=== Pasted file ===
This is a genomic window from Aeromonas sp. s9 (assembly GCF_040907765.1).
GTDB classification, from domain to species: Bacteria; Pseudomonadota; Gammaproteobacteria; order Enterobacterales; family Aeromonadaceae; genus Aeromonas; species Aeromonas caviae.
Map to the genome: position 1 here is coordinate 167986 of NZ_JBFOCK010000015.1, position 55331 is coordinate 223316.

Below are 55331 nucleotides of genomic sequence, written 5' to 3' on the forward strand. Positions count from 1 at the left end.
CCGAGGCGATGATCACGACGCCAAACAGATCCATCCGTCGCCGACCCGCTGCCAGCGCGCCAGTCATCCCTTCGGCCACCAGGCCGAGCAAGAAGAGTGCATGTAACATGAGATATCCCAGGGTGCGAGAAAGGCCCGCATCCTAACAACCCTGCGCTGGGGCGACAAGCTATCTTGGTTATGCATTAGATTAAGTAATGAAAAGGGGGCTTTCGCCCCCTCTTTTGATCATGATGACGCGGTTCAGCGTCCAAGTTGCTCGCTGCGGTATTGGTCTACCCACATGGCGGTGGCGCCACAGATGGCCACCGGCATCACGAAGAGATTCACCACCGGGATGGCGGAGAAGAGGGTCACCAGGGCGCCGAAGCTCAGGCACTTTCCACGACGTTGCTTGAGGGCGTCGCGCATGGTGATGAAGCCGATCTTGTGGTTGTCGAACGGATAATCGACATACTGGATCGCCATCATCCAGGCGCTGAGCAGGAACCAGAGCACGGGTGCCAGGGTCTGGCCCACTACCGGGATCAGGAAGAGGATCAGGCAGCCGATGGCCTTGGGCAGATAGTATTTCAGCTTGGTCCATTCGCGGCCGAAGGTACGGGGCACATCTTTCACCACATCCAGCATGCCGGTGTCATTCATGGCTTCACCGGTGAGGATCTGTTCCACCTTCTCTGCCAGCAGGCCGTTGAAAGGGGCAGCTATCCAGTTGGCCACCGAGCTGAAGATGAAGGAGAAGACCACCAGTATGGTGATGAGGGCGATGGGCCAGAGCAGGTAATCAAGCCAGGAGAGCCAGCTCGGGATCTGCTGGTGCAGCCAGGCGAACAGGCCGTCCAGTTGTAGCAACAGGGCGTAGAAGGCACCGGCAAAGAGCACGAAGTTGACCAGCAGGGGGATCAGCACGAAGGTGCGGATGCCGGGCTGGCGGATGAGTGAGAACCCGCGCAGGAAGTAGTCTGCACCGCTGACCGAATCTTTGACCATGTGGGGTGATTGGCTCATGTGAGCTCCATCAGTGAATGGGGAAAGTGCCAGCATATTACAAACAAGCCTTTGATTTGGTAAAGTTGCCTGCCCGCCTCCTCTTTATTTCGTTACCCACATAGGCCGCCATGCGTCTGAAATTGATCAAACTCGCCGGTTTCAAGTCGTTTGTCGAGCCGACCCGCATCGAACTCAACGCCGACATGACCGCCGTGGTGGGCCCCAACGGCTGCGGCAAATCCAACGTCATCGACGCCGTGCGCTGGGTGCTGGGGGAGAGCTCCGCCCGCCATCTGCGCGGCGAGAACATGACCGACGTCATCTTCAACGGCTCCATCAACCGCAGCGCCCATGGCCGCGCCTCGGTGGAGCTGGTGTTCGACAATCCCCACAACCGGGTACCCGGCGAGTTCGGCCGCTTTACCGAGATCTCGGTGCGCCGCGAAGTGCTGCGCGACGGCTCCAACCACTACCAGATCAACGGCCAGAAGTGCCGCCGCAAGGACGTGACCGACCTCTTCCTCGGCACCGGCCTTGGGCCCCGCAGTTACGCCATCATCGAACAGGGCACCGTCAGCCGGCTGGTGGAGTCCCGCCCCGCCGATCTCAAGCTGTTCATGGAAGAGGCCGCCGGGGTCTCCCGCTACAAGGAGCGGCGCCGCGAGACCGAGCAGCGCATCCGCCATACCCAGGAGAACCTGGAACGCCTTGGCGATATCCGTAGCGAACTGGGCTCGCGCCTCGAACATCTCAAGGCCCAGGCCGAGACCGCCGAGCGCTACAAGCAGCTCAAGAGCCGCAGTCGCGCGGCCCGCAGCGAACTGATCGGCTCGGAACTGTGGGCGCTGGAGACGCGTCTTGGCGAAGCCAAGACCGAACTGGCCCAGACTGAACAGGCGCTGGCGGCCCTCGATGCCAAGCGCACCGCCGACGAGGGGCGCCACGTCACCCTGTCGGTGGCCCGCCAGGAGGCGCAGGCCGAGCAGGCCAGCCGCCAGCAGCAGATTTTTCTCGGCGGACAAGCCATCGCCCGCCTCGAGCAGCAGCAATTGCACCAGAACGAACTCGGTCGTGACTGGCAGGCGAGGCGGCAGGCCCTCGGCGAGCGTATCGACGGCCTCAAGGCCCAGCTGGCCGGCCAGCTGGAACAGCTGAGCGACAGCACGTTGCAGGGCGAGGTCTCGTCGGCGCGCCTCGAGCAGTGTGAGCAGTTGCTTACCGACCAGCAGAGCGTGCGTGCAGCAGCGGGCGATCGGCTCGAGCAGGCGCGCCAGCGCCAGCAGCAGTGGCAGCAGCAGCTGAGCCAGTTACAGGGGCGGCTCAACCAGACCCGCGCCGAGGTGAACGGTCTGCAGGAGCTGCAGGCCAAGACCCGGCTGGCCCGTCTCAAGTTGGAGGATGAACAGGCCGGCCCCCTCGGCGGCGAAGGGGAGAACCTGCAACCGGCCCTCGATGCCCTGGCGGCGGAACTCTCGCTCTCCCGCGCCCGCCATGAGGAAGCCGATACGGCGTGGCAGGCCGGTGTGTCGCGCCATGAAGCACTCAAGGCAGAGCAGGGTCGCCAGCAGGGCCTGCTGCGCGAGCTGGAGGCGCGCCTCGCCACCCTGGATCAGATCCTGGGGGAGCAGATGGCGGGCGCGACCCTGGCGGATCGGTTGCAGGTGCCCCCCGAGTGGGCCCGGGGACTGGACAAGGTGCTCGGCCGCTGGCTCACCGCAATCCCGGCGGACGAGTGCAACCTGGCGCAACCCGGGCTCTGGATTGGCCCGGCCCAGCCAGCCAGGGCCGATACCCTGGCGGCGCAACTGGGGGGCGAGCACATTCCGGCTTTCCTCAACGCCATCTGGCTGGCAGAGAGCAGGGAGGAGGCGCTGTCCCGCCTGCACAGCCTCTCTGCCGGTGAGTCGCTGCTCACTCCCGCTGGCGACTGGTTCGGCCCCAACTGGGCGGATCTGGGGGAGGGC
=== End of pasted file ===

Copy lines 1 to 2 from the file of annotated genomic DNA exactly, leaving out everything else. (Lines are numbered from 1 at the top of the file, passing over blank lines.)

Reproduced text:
This is a genomic window from Aeromonas sp. s9 (assembly GCF_040907765.1).
GTDB classification, from domain to species: Bacteria; Pseudomonadota; Gammaproteobacteria; order Enterobacterales; family Aeromonadaceae; genus Aeromonas; species Aeromonas caviae.